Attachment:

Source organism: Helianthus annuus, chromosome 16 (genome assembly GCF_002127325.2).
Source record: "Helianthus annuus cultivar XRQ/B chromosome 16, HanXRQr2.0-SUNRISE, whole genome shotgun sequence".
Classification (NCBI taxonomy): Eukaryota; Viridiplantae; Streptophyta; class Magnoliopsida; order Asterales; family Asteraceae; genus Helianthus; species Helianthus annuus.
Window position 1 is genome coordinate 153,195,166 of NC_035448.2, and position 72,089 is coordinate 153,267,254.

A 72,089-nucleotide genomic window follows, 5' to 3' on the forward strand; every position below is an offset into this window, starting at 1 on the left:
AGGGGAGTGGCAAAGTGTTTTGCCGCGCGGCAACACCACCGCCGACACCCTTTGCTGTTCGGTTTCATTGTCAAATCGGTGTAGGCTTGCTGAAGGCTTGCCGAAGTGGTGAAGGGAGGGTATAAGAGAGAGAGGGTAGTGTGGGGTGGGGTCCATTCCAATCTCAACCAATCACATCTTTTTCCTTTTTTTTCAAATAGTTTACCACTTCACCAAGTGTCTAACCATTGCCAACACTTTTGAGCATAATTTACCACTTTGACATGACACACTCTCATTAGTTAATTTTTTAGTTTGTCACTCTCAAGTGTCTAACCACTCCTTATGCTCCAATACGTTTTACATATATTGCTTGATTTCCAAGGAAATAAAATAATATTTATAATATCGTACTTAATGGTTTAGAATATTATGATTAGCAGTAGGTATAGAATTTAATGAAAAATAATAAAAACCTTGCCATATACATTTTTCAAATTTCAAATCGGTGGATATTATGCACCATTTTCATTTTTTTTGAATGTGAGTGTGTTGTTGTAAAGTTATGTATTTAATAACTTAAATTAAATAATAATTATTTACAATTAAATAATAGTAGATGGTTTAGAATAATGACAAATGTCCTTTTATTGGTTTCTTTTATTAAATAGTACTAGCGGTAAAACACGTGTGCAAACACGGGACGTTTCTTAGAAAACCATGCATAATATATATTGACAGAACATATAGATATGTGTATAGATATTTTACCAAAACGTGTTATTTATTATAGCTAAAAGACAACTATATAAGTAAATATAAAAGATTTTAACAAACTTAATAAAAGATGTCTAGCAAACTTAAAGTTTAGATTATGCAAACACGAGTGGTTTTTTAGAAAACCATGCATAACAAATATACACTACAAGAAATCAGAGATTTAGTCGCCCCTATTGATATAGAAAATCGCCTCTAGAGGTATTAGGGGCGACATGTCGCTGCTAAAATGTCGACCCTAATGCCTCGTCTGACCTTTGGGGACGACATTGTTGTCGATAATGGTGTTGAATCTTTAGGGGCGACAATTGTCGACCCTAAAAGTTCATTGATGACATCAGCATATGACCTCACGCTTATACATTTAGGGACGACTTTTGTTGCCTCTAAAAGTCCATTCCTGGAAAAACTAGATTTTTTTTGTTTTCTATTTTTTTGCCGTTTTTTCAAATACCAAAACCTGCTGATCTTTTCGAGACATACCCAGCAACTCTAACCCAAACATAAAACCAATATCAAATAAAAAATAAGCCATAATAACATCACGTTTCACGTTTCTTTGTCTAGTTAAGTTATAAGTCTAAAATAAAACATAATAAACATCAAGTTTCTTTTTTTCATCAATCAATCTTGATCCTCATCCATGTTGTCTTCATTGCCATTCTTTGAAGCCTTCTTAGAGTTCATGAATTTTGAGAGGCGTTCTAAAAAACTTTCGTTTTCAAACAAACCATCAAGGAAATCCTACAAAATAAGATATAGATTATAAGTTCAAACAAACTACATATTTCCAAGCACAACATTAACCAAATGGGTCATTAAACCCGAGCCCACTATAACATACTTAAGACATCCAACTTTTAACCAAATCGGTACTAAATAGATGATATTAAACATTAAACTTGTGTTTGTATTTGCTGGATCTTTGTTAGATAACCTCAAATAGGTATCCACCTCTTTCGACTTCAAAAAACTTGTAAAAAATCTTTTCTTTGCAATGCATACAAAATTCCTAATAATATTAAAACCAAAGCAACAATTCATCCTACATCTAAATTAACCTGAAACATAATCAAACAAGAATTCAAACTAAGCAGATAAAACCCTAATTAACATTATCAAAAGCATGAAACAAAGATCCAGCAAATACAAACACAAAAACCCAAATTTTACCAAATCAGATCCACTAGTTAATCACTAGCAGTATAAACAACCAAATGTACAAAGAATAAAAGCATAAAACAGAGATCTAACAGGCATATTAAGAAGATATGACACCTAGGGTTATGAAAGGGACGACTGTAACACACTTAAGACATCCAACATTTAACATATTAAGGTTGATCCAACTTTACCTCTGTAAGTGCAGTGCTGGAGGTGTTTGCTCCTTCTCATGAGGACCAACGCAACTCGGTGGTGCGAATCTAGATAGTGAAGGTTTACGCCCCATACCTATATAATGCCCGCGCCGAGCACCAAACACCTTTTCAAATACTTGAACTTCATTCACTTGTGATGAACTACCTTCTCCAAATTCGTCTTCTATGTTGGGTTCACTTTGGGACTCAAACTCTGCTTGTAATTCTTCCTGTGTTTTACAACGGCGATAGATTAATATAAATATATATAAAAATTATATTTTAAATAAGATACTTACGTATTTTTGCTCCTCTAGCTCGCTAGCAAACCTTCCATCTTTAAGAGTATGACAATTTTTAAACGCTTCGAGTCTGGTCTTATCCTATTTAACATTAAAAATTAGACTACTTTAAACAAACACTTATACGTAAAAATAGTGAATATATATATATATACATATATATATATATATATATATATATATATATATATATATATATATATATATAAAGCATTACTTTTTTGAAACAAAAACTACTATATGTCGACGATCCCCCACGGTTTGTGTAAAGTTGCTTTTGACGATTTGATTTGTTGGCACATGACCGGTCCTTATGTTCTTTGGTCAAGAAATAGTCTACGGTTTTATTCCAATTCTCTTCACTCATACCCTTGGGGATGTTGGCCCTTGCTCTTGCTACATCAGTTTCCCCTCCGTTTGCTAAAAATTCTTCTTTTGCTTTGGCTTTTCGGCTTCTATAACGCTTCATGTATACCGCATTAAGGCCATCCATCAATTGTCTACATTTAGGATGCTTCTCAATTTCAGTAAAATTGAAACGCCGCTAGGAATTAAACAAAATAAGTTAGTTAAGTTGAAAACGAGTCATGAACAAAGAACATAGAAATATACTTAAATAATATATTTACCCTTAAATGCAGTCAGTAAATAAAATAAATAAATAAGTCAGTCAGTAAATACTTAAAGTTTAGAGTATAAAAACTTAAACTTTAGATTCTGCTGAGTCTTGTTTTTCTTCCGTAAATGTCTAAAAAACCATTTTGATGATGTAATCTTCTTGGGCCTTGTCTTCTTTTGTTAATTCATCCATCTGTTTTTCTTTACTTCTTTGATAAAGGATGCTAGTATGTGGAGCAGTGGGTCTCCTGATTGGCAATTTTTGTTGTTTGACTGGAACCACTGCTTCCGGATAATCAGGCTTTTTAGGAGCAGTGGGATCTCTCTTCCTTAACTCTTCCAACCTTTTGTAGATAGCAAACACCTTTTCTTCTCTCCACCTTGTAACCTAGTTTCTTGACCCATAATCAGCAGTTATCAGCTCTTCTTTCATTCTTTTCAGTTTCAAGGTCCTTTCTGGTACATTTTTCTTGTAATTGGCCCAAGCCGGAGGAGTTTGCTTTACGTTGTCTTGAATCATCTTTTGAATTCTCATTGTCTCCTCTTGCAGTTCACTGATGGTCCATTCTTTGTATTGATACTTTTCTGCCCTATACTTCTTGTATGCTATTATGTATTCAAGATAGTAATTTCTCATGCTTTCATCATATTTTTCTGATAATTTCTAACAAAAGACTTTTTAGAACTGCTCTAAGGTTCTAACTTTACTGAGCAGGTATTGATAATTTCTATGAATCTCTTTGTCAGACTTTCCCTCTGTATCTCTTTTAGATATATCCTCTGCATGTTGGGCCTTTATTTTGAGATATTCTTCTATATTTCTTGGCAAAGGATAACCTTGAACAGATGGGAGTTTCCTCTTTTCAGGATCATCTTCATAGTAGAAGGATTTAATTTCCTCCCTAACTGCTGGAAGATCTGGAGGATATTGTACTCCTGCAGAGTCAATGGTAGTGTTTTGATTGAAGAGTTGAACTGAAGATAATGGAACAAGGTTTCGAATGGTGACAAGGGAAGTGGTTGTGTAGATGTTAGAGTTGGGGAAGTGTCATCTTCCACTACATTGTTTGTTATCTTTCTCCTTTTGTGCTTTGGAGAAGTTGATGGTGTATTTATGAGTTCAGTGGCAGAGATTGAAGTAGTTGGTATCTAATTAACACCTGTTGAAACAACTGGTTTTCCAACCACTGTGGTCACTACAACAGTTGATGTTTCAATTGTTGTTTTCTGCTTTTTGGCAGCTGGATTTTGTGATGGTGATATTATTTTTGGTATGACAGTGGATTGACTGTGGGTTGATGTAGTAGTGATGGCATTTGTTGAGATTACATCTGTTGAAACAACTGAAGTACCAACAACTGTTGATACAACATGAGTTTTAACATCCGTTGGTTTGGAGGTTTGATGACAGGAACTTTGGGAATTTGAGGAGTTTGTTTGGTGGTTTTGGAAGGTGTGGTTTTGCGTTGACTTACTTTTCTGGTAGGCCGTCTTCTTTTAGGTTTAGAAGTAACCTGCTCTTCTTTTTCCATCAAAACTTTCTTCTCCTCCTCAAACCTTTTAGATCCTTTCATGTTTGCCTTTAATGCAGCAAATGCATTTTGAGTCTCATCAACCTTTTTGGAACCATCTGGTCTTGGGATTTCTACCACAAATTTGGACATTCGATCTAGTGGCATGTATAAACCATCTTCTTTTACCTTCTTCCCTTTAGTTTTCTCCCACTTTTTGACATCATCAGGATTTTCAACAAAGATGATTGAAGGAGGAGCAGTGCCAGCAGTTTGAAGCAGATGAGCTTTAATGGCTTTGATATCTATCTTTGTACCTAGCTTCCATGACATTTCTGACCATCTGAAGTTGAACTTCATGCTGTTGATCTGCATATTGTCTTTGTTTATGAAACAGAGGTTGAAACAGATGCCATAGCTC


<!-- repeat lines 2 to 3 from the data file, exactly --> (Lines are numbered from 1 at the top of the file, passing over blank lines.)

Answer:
Source record: "Helianthus annuus cultivar XRQ/B chromosome 16, HanXRQr2.0-SUNRISE, whole genome shotgun sequence".
Classification (NCBI taxonomy): Eukaryota; Viridiplantae; Streptophyta; class Magnoliopsida; order Asterales; family Asteraceae; genus Helianthus; species Helianthus annuus.